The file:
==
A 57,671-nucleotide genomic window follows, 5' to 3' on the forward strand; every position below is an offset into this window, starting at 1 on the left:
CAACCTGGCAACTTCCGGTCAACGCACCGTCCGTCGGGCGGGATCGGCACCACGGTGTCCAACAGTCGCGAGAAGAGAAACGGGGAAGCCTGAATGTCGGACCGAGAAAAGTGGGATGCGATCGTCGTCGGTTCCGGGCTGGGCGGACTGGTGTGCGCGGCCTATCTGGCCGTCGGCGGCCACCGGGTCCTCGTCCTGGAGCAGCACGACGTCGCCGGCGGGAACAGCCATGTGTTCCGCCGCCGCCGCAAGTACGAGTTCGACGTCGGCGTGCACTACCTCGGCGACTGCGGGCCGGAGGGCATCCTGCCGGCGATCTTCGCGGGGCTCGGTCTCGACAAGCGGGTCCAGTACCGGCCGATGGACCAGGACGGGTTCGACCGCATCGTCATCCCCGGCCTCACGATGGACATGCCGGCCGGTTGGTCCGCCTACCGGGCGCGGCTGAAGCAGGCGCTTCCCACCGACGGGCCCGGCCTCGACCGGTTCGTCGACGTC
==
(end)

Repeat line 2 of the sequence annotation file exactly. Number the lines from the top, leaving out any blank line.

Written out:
CAACCTGGCAACTTCCGGTCAACGCACCGTCCGTCGGGCGGGATCGGCACCACGGTGTCCAACAGTCGCGAGAAGAGAAACGGGGAAGCCTGAATGTCGGACCGAGAAAAGTGGGATGCGATCGTCGTCGGTTCCGGGCTGGGCGGACTGGTGTGCGCGGCCTATCTGGCCGTCGGCGGCCACCGGGTCCTCGTCCTGGAGCAGCACGACGTCGCCGGCGGGAACAGCCATGTGTTCCGCCGCCGCCGCAAGTACGAGTTCGACGTCGGCGTGCACTACCTCGGCGACTGCGGGCCGGAGGGCATCCTGCCGGCGATCTTCGCGGGGCTCGGTCTCGACAAGCGGGTCCAGTACCGGCCGATGGACCAGGACGGGTTCGACCGCATCGTCATCCCCGGCCTCACGATGGACATGCCGGCCGGTTGGTCCGCCTACCGGGCGCGGCTGAAGCAGGCGCTTCCCACCGACGGGCCCGGCCTCGACCGGTTCGTCGACGTC